‘Social enterprise’: does the definition need tweaking?

Third sector minister Angela Smith thinks so. Speaking at a Labour Party conference fringe event yesterday, she acknowledged that the current definition is “pretty broad” and in her view requires “a bit of tweaking” in order to address  some criticisms “on the left”.

In 2002, in its first social enterprise strategy, Social Enterprise: A Strategy for Success, the government defined social enterprise as:

“…a business with primarily social objectives whose surpluses are principally reinvested for that purpose in the business or in the community, rather than being driven by the need to maximise profit for shareholders and owners.”

This definition has been reiterated in each subsequent social enterprise policy document, including 2006’s Social enterprise action plan: Scaling new heights.

Interestingly, however, the Office of the Third Sector now also adds:

This means organisations that trade goods and services and use the majority of their profits for social and environmental goals.

How we define social enterprise has a critical impact on shaping wider attitudes towards, and expectations of, the sector, and OTS’s addition puts a necessary emphasis on trading and earned income, which surely are at the heart of social enterprise. Our definition/s should reflect this.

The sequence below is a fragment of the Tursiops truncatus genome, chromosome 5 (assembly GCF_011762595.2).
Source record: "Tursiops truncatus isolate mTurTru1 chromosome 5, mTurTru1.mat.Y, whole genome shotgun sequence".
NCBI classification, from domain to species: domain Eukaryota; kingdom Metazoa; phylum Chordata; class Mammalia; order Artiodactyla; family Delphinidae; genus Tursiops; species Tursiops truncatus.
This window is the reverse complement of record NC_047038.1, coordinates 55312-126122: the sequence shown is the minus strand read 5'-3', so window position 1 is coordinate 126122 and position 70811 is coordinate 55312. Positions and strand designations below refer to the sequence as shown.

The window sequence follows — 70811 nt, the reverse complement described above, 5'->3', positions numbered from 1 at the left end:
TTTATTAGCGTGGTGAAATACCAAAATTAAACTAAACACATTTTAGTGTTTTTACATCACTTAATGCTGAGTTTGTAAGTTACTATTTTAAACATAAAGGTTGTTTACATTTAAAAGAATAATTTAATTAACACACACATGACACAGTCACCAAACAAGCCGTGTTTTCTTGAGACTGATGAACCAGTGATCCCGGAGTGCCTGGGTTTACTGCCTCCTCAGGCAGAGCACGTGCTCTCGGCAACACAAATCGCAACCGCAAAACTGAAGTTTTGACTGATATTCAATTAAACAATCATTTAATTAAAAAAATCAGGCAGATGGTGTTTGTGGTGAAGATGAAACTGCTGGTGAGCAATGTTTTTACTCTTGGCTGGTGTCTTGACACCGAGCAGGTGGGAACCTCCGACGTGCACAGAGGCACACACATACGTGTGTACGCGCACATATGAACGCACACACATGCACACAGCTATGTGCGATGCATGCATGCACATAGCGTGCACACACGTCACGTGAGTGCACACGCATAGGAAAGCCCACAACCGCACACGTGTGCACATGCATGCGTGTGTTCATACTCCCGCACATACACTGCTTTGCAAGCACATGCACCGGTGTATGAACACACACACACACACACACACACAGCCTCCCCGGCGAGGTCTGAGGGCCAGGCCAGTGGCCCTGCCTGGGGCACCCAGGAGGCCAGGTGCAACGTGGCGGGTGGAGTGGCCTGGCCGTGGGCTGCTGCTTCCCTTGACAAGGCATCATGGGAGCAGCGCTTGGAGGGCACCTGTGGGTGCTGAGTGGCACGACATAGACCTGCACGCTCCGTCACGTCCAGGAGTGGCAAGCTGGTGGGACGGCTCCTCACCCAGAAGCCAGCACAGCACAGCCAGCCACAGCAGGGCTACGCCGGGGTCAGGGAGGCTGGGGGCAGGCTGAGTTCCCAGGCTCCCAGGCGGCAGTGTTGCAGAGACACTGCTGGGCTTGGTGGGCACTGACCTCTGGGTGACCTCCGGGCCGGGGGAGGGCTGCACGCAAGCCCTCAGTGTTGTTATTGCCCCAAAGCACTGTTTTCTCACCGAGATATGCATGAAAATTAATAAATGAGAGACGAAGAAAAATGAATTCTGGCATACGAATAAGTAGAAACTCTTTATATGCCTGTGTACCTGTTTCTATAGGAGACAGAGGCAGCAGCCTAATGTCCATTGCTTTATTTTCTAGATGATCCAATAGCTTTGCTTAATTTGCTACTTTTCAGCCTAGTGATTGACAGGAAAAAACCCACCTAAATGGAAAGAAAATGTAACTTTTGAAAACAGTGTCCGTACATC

But perhaps more importantly, I think that any meaningful redefinition of social enterprise will also eventually have to address the issue of  proportion of income earned from trading. Many in the movement have already adopted a sort of ‘unofficial’ benchmark of 50%-plus income from trading to explain the kind of social enterprises they wish to support.

While the desire for a more inclusive ‘broad church’ definition of social enterprise was well-intentioned, I think it is now evident that in some respects it has made it harder rather than easier for people to understand the sector.

Revisiting the definition seems a necessary part of the current debate about awareness, profile and understanding of the sector. After all, if we can’t agree on how we explain social enterprise to ourselves, how can we explain it with clarity to anyone else?

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